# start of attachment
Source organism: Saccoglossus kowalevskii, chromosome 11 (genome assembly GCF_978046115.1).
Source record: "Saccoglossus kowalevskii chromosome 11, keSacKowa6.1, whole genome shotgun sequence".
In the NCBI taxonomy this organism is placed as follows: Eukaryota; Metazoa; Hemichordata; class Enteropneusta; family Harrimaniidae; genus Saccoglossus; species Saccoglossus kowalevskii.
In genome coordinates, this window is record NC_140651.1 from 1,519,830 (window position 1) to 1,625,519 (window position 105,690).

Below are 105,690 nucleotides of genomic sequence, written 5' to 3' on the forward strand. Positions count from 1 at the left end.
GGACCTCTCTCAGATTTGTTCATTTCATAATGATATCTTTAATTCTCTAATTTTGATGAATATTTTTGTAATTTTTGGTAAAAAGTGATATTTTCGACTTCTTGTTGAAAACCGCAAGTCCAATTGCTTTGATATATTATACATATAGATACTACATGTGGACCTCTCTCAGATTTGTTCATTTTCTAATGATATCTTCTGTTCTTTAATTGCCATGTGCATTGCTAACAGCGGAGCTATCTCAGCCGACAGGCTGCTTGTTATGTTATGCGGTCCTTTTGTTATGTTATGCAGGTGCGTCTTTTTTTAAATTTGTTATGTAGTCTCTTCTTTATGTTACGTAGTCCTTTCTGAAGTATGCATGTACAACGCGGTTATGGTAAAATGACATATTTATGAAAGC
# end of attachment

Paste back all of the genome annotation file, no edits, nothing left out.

Source organism: Saccoglossus kowalevskii, chromosome 11 (genome assembly GCF_978046115.1).
Source record: "Saccoglossus kowalevskii chromosome 11, keSacKowa6.1, whole genome shotgun sequence".
In the NCBI taxonomy this organism is placed as follows: Eukaryota; Metazoa; Hemichordata; class Enteropneusta; family Harrimaniidae; genus Saccoglossus; species Saccoglossus kowalevskii.
In genome coordinates, this window is record NC_140651.1 from 1,519,830 (window position 1) to 1,625,519 (window position 105,690).

Below are 105,690 nucleotides of genomic sequence, written 5' to 3' on the forward strand. Positions count from 1 at the left end.
GGACCTCTCTCAGATTTGTTCATTTCATAATGATATCTTTAATTCTCTAATTTTGATGAATATTTTTGTAATTTTTGGTAAAAAGTGATATTTTCGACTTCTTGTTGAAAACCGCAAGTCCAATTGCTTTGATATATTATACATATAGATACTACATGTGGACCTCTCTCAGATTTGTTCATTTTCTAATGATATCTTCTGTTCTTTAATTGCCATGTGCATTGCTAACAGCGGAGCTATCTCAGCCGACAGGCTGCTTGTTATGTTATGCGGTCCTTTTGTTATGTTATGCAGGTGCGTCTTTTTTTAAATTTGTTATGTAGTCTCTTCTTTATGTTACGTAGTCCTTTCTGAAGTATGCATGTACAACGCGGTTATGGTAAAATGACATATTTATGAAAGC